Tower Number Three and Loads of Shopping

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August 18th 2007
Published: October 8th 2010
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The Sears Tower The Sears Tower The Sears Tower

Looking up at the Sears Tower in the mist
The Sears tower previously held the record for the highest building in the world, so we had to go to the top of that. To get to the top, you had no choice but to go on "the tour". First of all we had to sit down and watch a video about the tower as "it's part of the tour". It was actually quite an interesting video, but I'm going to moan about it as I don't like being told that I have to do things. Next the queues were awful - not helped by the fact that we all came out from the video together, which meant that everyone crowded to the lifts in batches. Then, when we got to the top, it was seriously over crowded and there was another massive queue to come back down again.

Another annoyance was queuing for photos at the bottom. Again we had no choice and were told quite vigorously that "it's part of the tour". These photos were a running theme in most places we went in both Canada and America. They take your photo in front of a screen and then try to sell you a picture with the relevant
 Sears Tower View Sears Tower View Sears Tower View

The view towards the Magnificent Mile from the top of the Sears Tower
background superimposed. Maybe we just didn’t get it, but why would we want to return home with a whole pile of false photos? They may look good, but they are not real.

Something we saw near the Sears Tower on Jackson Boulevard was the start of Route 66. To be honest it was all a bit low-key - surprising for what is effectively the start of the most famous road in America.

As well as the towers, there's loads to do and see in Chicago. We used this day to do some shopping and the Trolley Tour which covered an extensive loop round the city.

Chicago was a shopping paradise. I spent most of my time drooling over the Apple iPhone, which was new and infuriatingly wasn’t available in the UK at the time. Even more annoying is the fact that they’re locked to some US network, so it wasn’t even as if I could buy one and bring it home. I WANT ONE, but standing in the middle of the Apple Store and stamping my feet didn’t help.

For Freya we were recommended a shop called American Girl Place. This is a doll shop where
Route 66Route 66Route 66

The start of Route 66 on Jackson Boulevard
you can pick your doll from the thousands available and then pick accessories and clothes for your doll. The girls can also buy clothes for themselves to match the doll’s - although we drew the line at that. She was in heaven, but it’s phenomenally expensive.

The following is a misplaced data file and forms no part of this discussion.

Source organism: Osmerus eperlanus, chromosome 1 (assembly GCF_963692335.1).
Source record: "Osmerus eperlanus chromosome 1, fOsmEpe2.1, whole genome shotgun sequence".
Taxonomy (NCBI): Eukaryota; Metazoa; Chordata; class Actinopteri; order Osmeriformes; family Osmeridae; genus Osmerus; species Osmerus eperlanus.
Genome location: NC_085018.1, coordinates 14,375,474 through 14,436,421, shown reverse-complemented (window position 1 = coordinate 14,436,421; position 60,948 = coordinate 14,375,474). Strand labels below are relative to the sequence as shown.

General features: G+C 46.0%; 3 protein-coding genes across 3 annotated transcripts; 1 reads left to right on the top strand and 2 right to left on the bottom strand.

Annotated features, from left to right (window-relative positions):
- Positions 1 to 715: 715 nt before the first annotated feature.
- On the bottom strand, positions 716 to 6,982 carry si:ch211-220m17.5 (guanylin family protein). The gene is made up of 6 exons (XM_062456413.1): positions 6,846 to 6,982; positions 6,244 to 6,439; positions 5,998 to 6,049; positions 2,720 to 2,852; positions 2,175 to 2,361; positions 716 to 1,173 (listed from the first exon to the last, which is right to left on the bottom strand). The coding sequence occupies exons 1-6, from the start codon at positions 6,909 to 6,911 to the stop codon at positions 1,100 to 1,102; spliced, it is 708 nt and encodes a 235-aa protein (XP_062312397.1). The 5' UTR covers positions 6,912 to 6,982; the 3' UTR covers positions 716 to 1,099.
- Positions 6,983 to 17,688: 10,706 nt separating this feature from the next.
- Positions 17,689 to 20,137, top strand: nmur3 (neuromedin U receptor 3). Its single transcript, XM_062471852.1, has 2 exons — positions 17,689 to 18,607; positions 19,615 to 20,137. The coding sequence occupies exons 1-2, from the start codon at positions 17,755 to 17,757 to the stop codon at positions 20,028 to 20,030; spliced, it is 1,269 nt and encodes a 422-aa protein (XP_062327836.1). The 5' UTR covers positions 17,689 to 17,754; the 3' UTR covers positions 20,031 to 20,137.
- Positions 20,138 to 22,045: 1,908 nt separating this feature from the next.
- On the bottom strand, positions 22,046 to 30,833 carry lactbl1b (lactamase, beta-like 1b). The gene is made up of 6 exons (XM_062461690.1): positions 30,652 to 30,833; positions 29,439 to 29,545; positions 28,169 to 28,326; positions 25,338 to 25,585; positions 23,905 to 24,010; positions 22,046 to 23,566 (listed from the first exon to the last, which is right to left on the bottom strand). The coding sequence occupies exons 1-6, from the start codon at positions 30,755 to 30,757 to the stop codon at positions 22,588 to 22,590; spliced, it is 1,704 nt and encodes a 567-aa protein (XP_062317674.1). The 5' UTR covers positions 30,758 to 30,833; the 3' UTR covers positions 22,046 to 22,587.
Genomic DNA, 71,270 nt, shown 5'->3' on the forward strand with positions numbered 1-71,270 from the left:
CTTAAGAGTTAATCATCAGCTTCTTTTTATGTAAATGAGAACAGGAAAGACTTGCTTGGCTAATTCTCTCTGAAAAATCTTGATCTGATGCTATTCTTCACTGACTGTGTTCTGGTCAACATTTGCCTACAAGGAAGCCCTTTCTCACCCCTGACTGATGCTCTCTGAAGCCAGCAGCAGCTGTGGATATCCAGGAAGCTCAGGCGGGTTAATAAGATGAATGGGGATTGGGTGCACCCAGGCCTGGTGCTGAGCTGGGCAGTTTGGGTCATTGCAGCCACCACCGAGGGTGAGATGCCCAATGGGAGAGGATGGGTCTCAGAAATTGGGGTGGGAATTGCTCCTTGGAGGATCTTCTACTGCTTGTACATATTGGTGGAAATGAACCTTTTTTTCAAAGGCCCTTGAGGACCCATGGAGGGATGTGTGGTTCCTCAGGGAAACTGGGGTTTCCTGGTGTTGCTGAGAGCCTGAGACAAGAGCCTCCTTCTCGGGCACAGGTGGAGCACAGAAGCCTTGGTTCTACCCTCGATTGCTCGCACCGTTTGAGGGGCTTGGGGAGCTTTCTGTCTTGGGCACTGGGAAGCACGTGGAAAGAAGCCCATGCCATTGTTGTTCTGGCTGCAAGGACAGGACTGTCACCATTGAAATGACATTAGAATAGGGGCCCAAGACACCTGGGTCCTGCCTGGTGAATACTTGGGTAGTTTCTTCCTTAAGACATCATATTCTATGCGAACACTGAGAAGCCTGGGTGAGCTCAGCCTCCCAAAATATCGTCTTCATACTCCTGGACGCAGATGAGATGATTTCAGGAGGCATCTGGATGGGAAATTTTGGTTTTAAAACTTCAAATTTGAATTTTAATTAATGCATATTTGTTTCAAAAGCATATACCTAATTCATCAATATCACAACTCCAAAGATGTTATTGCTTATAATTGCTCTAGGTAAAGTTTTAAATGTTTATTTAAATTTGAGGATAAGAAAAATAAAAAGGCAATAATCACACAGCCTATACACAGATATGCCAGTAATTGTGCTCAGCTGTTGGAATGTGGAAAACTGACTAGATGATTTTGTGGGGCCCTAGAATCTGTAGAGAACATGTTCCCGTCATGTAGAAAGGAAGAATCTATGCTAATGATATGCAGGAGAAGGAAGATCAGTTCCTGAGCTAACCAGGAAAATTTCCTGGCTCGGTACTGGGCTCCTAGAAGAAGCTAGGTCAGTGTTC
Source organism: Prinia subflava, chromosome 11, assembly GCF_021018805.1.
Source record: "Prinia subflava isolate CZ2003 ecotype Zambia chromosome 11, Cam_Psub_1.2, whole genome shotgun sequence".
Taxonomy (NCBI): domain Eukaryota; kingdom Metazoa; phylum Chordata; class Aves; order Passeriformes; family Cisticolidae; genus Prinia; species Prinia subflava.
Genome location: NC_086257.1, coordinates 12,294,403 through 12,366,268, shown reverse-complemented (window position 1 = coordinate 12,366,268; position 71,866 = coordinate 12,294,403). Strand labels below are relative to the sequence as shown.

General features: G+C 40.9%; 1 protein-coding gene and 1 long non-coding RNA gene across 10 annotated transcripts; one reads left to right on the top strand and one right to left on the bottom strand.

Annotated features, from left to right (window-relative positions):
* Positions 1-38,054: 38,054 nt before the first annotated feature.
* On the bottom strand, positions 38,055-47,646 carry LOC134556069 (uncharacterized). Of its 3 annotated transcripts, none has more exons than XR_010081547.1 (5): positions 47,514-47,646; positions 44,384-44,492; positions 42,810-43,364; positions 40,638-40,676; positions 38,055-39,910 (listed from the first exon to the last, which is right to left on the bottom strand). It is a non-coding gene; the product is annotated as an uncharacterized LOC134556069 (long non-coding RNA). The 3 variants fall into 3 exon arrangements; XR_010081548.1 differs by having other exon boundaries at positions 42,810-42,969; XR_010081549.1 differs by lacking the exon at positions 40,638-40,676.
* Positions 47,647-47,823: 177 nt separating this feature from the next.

Apart from American Girl Place everything seemed very cheap and in many cases the dollar price was the same as the pound price back in rip-off Britain. What is irritating however is that all the prices exclude tax, so state tax and federal tax is added on afterwards. Tipping was also doing our heads in, as that is a constant additional cost for almost everything. Both of these are also the case in Canada. In fact, in Canada, we also had a Hospitality Tax added onto a hotel bill, unless that hotel was lying.

We had been recommended loads of places to eat in Chicago, but one of our favourites is the Cheesecake Factory. Despite the name, this does not only serve cheesecake - you can have a proper meal there - but it’s the range of cheesecakes where it comes into its own. There must be about 20 different kinds on offer. The portions were massive, but in America they’ll offer you a box to take home what you don’t want. What a fantastic idea. Our friends who live in Milwaukee were telling us about when they went back to the UK and asked for a box to take their leftovers home in. It goes without saying that they didn’t get one and were treated like they were insane.

Another place where you could eat, if you're that way inclined, is the Rock and Roll McDonalds. Yeh, very happening. This is apparently where the first ever McDonalds was founded, but there was nothing there to indicate that this was the case. We're probably completely wrong on that, as I wouldn't expect McDonalds to be discrete about anything, let alone their first outlet.

You may think that McDonalds is taking over, but in the US and Canada it's Starbuck's coffee that is wining any race for total world domination. I can tell why it featured in the Austin Powers movie. They’re everywhere - it became a running joke as to how far we would have to walk until we saw the next one.


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